Non-competition agreements can be an important tool to protect an employer from employees who attempt to use the knowledge they have gained for the benefit of a competitor. To be enforceable, these agreements must be necessary to protect legitimate business interests in addition to being reasonable in time, geographical area, and scope of activity.
As with most things, healthcare is different, and hospitals and other providers must play by different rules. Some states have taken the extreme position that physician non-competes are simply unenforceable, or that they are enforceable only in certain limited circumstances because of the importance of having physicians readily available for patients whenever and wherever they are needed. The Texas state legislature and courts have not taken that extreme step, but they have attempted to balance the public policy of access to medical care with the legitimate business considerations of healthcare providers.
Physician non-compete agreements must abide by the statutory requirements set forth in Texas Business & Commerce Code § 15.50. As a baseline, the statute requires all non-compete restrictions to be reasonable as to time, geographical area, and scope of activity. Additionally, the statute requires the non-compete provision to be “ancillary to or part of an otherwise enforceable agreement.” Employers considering a non-competition agreement should weigh several factors including whether they:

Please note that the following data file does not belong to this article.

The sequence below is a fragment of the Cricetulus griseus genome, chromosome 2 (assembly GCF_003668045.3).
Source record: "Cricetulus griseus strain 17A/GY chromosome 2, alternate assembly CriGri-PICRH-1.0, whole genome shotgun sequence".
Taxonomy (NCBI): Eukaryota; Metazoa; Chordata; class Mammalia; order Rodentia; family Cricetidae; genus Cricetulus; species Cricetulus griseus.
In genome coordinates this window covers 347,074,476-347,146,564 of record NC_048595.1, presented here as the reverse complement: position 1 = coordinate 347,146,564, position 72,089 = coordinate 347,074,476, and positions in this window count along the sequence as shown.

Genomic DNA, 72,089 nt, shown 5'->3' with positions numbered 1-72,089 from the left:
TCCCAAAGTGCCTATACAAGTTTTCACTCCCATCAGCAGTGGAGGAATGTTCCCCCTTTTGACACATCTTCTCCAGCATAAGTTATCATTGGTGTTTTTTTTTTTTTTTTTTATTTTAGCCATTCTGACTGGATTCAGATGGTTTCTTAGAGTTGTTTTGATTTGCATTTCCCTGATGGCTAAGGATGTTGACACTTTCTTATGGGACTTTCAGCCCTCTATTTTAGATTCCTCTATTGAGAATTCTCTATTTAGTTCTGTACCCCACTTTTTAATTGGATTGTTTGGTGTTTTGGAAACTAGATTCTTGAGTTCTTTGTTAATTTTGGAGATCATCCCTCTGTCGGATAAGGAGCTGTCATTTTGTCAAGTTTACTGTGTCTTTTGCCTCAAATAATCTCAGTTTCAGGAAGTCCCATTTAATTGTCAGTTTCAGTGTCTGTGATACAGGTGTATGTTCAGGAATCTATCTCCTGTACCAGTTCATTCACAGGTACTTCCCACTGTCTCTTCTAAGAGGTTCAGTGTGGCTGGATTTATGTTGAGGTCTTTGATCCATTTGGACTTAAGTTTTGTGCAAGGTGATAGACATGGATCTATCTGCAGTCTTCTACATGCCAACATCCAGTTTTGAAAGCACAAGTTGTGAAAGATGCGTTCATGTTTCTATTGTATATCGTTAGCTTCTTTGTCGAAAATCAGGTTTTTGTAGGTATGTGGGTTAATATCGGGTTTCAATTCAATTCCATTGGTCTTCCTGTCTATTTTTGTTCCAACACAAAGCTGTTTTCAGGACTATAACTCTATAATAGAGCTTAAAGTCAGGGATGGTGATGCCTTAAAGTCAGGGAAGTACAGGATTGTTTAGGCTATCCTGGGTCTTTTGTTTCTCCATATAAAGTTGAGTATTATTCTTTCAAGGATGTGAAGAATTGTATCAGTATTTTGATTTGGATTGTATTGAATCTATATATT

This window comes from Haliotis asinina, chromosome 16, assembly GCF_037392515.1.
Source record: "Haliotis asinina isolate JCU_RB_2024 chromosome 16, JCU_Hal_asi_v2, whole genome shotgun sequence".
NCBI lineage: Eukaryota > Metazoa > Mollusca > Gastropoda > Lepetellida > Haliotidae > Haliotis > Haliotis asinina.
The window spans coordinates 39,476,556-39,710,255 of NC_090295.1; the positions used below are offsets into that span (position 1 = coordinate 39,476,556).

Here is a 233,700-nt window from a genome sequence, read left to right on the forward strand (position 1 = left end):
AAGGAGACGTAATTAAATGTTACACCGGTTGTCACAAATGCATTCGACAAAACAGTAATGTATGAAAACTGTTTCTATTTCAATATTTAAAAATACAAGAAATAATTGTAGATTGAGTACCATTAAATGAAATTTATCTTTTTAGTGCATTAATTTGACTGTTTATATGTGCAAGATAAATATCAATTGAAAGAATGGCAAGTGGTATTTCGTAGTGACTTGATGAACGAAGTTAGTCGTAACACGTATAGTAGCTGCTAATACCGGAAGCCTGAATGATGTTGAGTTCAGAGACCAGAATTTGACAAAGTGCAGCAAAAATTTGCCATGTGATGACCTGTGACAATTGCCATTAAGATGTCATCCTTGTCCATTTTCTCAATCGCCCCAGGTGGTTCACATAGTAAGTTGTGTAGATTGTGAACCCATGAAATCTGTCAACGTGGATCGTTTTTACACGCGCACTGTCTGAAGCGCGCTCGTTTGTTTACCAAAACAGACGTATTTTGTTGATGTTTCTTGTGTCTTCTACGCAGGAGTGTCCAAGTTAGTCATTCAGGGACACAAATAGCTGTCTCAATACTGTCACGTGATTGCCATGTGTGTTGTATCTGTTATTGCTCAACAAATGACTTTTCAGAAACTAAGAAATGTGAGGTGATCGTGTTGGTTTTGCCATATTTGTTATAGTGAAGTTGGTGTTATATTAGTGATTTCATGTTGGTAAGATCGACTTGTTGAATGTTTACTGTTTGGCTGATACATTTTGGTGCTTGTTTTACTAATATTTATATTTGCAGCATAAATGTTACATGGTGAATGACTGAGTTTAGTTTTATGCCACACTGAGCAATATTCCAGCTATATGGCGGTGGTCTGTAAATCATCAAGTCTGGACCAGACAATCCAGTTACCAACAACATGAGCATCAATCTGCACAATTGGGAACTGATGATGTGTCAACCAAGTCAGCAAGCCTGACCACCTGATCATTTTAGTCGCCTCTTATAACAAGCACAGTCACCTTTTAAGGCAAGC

Have made a significant investment in recruiting the physician;
Will provide substantial resources that the physician will use;
Have built an established patient base and reputation or whether they are largely relying on the physician’s existing patient base; and
Have spent significant money advertising the practice.
Furthermore, the Texas non-compete statute forbids employers from denying departing physicians access to a list of their patients within the past year or access to the patients’ medical records. Physicians also cannot be prohibited from providing continuing care for any patients during the course of an “acute illness.” Finally, non-compete agreements for physicians must contain a “buyout” clause, which allows the physician to waive the non-compete for a pre-determined price, or have an arbitrator decide the reasonable price later.
The purpose of stricter requirements for physician non-compete agreements is to protect the public interest in obtaining competent and competitive healthcare, and Texas courts take this purpose seriously despite the absence of any such factor in the statutory text. A recent case highlights how unique factual circumstances can propel a court to invalidate a non-compete agreement that seems reasonable otherwise. In Nacogdoches Heart Clinic, P.A. v. Pokala, the appellate court in February 2013 upheld the lower court’s invalidation of a non-compete agreement involving a cardiologist. The agreement prohibited the cardiologist from practicing medicine within a ten-mile radius of the town. Because the town only had three cardiologists, the court held that the public interest in access to medical care and physician choice trumped the freedom to contract. In particular, the court found persuasive testimony that forcing the physician out of the city limits would have “destabilized the availability of cardiovascular care in Nacogdoches County.”
The takeaway from this case is that there is no one-size-fits-all approach to what constitutes reasonable restrictions on a physician’s practice. Every community, practice area, and market is different and must be considered when preparing the scope of the restrictions.